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Determine Whether IDEA Is Appropriate

IDEA is most useful when there is a problem to solve on an audit or used for substantive testing. IDEA should always be used subject to consideration of data volume and the cost of obtaining the required electronic data.

Data analysis techniques are necessary where there is a large volume of transactions. The greater the number of records, the more valuable IDEA is. When the number of records is low, using IDEA may not provide much benefit over a manual audit.

Consideration must also be given to the costs incurred in obtaining the data. Costs may be direct monetary cost in using outside services or cost in time for both the auditors and IT specialists. There may be major costs involved in determining the files and fields needed, writing queries, processing, and transferring the resulting data from the host computer to the auditor's computer or IDEA server. Time needs to be budgeted to examine the resulting files to ensure completeness and accuracy. Additional time may be required to investigate and correct data issues.

Data Requirements

Once the audit objectives have been well defined and it is determined that IDEA is the appropriate tool, the next step is to determine the data requirements. In order to do so, you must first identify the business or computer system, the business software used, and the files and fields needed to meet the audit objectives.

Hardware and Operating System

Identifying the computer system hardware and operating system will allow the auditor to determine whether IT support is needed. Computer hardware may be of entry level, business class, workstations and servers, mainframe, or supercomputers.

Operating systems include Windows, Mac OS, iOS, UNIX, Linux, and IBM OS.

Software

Software can include off-the-shelf, add-ons, ERP, and custom-designed packages. Files

Though it may be simpler with off-the-shelf packages, you must still decide whether to obtain the raw data files and use your own copy of the package to convert the data to be readable by IDEA or to accept an export. The simplest types of export that most packages can handle are Microsoft Excel and print/pdf reports. Though there are disadvantages to both, no specialized skills are required.

For ERP and customized packages from large systems, IT support is required. At times, the expertise lies outside of the organization and third parties or consultants may be required.

Data Dictionary

For small packages, getting everything is simpler.

For large data packages, you need to determine which fields are relevant to the audit objectives. Files may be too large if everything is obtained. Also, many fields may not be relevant to the audit, such as budget, statistical, and nonfinancial fields. Consideration should also be given to the time and cost related to queries and processing.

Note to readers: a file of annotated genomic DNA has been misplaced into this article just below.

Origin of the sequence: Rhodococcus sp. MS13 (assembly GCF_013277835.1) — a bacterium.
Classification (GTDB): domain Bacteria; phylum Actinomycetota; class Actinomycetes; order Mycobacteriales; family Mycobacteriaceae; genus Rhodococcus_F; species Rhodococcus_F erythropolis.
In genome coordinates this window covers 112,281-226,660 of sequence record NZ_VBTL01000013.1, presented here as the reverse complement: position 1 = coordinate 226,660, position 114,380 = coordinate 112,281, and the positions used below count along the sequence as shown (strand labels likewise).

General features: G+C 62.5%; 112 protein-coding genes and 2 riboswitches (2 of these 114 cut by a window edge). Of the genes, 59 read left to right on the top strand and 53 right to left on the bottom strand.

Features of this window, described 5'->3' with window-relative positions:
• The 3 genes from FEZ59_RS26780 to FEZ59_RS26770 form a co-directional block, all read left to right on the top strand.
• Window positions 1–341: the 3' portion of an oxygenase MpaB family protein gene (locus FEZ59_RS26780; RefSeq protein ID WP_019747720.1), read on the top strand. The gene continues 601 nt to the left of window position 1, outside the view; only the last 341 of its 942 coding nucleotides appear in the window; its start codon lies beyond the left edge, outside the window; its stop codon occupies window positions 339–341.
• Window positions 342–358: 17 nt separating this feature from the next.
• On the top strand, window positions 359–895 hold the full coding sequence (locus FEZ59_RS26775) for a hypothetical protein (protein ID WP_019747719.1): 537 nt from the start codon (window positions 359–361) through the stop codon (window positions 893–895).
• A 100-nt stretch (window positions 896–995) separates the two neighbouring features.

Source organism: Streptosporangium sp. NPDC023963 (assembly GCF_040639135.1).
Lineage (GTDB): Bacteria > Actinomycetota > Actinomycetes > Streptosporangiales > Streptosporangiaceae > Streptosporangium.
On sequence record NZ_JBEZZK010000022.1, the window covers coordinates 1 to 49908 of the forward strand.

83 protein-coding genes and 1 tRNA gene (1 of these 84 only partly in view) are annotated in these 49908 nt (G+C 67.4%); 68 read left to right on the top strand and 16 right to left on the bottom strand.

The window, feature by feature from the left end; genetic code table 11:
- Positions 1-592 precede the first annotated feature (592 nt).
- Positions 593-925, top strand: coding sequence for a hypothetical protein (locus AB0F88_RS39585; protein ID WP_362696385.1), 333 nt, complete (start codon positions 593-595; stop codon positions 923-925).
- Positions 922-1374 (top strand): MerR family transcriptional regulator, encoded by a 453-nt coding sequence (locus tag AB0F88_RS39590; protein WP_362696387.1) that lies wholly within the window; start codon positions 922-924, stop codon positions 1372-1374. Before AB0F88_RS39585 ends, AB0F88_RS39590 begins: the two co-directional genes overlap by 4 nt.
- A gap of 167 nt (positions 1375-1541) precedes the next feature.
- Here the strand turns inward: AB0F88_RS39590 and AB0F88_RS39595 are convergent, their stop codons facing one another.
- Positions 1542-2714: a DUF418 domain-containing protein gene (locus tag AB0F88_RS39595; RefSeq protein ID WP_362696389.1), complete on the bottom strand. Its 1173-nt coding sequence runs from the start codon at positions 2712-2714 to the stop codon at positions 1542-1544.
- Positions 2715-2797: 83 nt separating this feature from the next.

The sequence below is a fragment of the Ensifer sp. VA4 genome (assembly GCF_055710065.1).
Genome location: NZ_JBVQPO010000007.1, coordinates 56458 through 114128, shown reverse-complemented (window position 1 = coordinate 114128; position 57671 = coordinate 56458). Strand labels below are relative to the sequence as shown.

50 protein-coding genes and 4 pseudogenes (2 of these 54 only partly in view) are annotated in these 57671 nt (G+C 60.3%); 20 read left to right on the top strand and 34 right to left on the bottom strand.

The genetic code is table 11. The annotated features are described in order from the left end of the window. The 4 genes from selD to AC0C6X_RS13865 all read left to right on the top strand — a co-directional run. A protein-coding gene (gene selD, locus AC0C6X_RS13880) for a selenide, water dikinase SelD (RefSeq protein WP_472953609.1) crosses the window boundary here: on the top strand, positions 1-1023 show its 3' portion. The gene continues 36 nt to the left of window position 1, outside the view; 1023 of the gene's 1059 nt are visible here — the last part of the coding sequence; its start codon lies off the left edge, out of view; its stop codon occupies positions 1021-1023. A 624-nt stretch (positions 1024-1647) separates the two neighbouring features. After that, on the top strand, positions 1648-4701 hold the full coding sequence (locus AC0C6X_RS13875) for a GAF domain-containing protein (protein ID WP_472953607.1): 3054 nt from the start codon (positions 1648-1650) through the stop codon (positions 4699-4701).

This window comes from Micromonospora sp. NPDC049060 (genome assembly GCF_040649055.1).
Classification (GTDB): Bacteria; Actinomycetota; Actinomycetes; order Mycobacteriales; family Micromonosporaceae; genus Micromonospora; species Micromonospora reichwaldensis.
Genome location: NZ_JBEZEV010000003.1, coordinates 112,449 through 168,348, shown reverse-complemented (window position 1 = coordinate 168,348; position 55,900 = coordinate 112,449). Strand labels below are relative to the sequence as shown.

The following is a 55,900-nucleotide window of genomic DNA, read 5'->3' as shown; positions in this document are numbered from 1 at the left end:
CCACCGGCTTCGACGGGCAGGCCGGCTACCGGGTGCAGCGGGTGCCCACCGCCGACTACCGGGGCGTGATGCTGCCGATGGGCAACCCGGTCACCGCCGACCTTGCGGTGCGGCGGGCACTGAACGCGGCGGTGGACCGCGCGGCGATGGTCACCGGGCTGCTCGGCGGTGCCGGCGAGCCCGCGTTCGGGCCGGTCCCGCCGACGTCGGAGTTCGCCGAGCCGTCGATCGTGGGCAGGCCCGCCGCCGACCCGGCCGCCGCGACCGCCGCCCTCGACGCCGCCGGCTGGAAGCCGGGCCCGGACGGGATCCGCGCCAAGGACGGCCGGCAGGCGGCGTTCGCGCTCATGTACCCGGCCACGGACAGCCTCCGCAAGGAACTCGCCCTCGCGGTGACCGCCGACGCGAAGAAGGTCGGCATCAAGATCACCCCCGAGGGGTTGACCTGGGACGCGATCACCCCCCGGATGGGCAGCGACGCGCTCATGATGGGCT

Data Requirements

- Volume: While it is easier to ask an IT specialist for the entire file, as they would not need to create a query or do processing, it may not be practical due to the volume of data and additional work by the auditor to define every field in the record layout for IDEA.

- Ease of download: IT specialists are generally unconcerned with performing processing on their server because server memory is usually plentiful. However, the network is the bottleneck in the download process. Transferring data over the network may tie up resources. Transferring large amounts of data over a network may prevent or slow work for other users in the company. There may also be some security concerns.

- Master files: When obtaining any detailed files, you should also obtain the related master files. For example, vendor files may only contain vendor numbers, and you will need to obtain the vendor master file to join other relevant information, such as vendor name and address, to the detailed file.

- Flags, codes, and references: All fields containing flags, codes, and references should be reviewed and the translation chart obtained either in hardcopy or as a file. These flags and codes are usually meaningful and it is important that you understand their meaning.

Required Files and Fields Special attention should be given to date fields. For example, the posting date may be just as relevant as the transaction date for your audit objectives. When in doubt, include the field and then document its usefulness for the next time. Ensure fields with references can be traced to the source documents.

File Formats

Determine the most suitable file-output format under the circumstances.

Transfer Method

Determine what the most appropriate data transfer method is for the circumstances. Data transfer methods, include:

- Direct connect to the network server

- Internet

- FTP server: Care should be taken when transferring EBCDIC data as it converts to ASCII unless transfer options are set as binary. You may lose valuable data in the conversion process.

- Removable media (DVD, external USB drives, flash drives)

Other Questions to Consider

- Where is the data located.? - Is it live or archived?

- Is the requested data period available.?

- Can it be accessed?

- Is it readable?

- How long are data being retained?

- How large are the estimated file sizes.?

Once the data requirements have been established, a data request should be made in writing and include:

- Data parameters including files, fields, and the review period. - File format.

- Transfer method.

- Date when the data should be available.

- Contact information for the auditor.

- For reconciliation purposes, you may also want to request the number of records and totals for each file, as well as printouts of the first 50 records for each file. Verification items can also be requested from other sources. For example, you could request the trial balance files in order to verify sales or accounts receivable files.

 
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